The nonprofit at the time expressed concerns about the “legality and ethics” of JCPS ‘exit policy, which does not meet national standards for the Magnet program.

The district’s fairness assessment panel said bias could play a role in exits and magnets could pressure students to leave “on the basis of their suitability.” were from low-income households, according to district data.

Acknowledging a past unsuccessful attempt to ban sorties, Pollio said he is uncertain whether he will have “the political capital” to do what his predecessor, former Superintendent Donna Hargens, did not.

Still, he is moving forward with the proposed ban.

“Once you are accepted into a school, you become part of that school community,” Pollio said. “And if you’re not successful, the school needs to make sure they look after that student’s success and offer interventions and don’t chase the student.”

Superintendent Marty Pollio says he wants to accomplish more with JCPS

Superintendent Marty Pollio says while the past few years have been tough for superintendents across the country, he wants to accomplish more with JCPS

Sam Upshaw Jr., Louisville Courier Journal

Because of their tendency to foster division within schools, national magnet experts and education researchers caution against internal magnets and instead favor whole-school programs.

JCPS has dozens of internal magnets in its elementary, middle and high schools. The federal government rarely funds such magnets.

Magnet Schools of America asked the JCPS in 2014 to eliminate them, either by making the programs school-wide or by eliminating them altogether.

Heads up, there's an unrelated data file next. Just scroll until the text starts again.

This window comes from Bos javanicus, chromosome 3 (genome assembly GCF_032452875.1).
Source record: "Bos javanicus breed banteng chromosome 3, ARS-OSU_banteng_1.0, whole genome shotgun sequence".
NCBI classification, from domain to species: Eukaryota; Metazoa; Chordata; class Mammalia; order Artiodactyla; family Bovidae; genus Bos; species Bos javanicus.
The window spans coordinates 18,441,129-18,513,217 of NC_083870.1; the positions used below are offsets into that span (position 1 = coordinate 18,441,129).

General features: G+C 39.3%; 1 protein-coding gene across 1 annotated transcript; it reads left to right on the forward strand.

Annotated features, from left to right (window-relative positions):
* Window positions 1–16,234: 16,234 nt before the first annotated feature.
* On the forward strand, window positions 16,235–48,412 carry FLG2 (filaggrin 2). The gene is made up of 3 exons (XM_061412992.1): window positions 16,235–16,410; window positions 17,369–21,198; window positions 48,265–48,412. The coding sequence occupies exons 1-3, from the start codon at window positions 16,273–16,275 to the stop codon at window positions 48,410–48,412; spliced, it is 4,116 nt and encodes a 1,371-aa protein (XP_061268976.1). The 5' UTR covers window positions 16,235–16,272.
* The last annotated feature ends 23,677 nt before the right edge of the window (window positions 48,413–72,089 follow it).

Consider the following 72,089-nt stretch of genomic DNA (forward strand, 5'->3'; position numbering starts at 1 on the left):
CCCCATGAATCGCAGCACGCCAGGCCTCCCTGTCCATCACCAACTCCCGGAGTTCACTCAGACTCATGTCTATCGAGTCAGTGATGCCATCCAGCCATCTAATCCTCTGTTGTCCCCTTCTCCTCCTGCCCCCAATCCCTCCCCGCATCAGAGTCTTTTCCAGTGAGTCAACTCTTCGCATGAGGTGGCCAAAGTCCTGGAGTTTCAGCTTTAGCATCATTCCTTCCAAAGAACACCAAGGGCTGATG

When “students (and perhaps teachers) perceive those in the other program as being different or treated differently in some way or another, challenges and inequalities arise,” the association said in its report to the district.

Pollio’s magnet reform program, introduced in October 2020, makes no mention of the fairness issues between its internal magnets, which tend to serve the whitest and most advantaged populations.

Marty Pollio, JCPS Superintendent
If it is to be a true magnetic school, it must be wall to wall, which means that every student experiences this type of education.

But in an interview in September, Pollio said magnets “have to be wall to wall”.

“If it is to be a true magnetic school, it has to be wall to wall, which means that every student experiences this type of education,” he said.

Asked by The Courier Journal whether a wall-to-wall approach should apply to criteria-based programs, such as the Math, Science and Technology program at Meyzeek Middle School, Pollio did not answered directly.

“I think you can have gifted and talented type programs within the school community,” he said. “… There is a place for that as long as all the students are given rigorous lessons.”

Magnet Schools of America has recommended that JCPS replicate several successful Magnet schools or programs, including K-12 Brown School and Brandeis Elementary, which focuses on math, science and technology.

This strategy, which is included in Pollio’s reforms, would increase seats for students of color who are under-represented in the district’s top performing magnets, according to the JCPS Fairness Assessment Panel.

But Pollio told the Courier Journal that making new magnets shouldn’t excuse current magnets for their diversity issues – and new schools shouldn’t open with the same issues, either.

“The thing I always get, ‘Well, why don’t you just do three more textbooks? ”, Said Pollio. “… It would all – it would separate the successful, the haves, and the have-nots even more.”

We want to hear from you

Let us know what you think of the Jefferson County Public School Student Assignment System and Magnet Programs.

Mandy McLaren: 502-582-4525; [email protected]; Twitter: @mandy_mclaren.